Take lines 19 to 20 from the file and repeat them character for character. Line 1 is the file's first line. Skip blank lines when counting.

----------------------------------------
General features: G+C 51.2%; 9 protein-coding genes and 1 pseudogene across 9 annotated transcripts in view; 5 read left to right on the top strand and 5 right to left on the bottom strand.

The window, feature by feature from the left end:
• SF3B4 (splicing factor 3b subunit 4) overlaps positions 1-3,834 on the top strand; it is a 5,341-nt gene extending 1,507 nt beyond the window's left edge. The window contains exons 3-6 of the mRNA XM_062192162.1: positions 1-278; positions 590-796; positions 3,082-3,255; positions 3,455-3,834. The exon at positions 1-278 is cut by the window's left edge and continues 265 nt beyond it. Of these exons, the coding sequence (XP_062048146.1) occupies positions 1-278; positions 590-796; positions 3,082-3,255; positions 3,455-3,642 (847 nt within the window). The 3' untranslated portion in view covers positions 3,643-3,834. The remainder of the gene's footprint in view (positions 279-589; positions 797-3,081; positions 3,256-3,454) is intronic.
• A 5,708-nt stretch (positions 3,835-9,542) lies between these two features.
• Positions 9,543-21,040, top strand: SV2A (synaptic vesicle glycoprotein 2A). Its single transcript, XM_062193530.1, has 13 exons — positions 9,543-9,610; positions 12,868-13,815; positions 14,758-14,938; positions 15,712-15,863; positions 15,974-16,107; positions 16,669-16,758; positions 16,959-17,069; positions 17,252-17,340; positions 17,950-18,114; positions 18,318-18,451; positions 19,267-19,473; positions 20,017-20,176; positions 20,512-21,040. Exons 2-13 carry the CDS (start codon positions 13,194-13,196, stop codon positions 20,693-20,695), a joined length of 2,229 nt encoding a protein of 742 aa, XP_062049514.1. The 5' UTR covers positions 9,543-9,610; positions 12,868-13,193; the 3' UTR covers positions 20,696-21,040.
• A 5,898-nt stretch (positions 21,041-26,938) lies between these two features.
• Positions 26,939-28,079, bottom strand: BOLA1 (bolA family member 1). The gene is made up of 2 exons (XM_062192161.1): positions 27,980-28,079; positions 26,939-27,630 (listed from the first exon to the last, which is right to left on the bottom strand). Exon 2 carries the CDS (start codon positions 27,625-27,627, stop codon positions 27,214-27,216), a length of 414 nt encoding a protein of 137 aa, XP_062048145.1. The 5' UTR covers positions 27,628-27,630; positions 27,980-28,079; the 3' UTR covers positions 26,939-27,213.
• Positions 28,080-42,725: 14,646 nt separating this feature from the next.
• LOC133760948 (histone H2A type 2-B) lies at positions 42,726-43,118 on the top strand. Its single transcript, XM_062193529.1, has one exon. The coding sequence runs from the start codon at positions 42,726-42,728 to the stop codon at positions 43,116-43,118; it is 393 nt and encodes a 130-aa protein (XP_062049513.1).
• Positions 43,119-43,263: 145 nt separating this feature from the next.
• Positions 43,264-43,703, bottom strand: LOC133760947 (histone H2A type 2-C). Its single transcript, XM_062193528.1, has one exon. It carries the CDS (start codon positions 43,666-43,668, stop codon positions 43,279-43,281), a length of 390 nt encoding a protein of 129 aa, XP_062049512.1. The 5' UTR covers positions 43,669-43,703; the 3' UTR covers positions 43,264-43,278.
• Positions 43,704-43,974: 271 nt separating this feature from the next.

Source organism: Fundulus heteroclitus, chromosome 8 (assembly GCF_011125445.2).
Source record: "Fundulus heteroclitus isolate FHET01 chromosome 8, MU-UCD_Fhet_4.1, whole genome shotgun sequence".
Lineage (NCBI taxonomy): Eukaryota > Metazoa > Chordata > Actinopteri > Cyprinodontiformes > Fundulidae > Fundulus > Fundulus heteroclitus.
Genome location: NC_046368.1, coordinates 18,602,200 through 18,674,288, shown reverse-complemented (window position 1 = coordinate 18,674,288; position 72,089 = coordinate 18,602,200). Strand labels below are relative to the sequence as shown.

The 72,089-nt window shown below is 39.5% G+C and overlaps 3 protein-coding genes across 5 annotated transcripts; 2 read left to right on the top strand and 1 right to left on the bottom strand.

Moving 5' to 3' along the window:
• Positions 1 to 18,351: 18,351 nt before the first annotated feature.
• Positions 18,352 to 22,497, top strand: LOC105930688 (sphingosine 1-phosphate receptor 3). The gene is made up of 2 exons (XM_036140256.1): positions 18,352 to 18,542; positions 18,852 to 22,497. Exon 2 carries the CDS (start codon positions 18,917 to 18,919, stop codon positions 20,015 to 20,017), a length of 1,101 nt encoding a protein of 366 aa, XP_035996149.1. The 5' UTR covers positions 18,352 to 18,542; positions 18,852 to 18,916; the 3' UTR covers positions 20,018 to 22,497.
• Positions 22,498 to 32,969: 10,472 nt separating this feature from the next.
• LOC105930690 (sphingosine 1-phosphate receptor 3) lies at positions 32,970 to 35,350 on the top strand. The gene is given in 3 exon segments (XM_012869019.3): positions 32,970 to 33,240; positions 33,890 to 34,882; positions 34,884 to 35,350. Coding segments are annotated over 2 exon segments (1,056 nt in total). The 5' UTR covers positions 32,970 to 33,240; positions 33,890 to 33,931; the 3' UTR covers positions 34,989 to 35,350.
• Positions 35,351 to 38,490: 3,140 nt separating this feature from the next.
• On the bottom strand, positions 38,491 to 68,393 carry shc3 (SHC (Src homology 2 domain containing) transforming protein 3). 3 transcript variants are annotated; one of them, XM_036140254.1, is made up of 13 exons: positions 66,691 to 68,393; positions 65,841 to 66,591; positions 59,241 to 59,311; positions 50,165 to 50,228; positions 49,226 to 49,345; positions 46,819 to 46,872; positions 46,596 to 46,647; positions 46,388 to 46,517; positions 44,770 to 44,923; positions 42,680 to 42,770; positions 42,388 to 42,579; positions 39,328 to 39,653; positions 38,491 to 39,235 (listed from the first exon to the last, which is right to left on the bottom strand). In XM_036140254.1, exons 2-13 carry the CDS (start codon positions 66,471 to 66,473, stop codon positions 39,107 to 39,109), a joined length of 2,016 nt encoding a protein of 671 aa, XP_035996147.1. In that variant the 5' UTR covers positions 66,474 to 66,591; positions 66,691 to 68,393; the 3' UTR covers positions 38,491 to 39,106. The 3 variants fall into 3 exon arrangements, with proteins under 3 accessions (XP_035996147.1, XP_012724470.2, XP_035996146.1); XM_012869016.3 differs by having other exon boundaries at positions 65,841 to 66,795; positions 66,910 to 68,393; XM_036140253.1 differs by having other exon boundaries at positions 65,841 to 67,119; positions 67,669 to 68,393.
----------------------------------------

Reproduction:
• Positions 1 to 18,351: 18,351 nt before the first annotated feature.
• Positions 18,352 to 22,497, top strand: LOC105930688 (sphingosine 1-phosphate receptor 3). The gene is made up of 2 exons (XM_036140256.1): positions 18,352 to 18,542; positions 18,852 to 22,497. Exon 2 carries the CDS (start codon positions 18,917 to 18,919, stop codon positions 20,015 to 20,017), a length of 1,101 nt encoding a protein of 366 aa, XP_035996149.1. The 5' UTR covers positions 18,352 to 18,542; positions 18,852 to 18,916; the 3' UTR covers positions 20,018 to 22,497.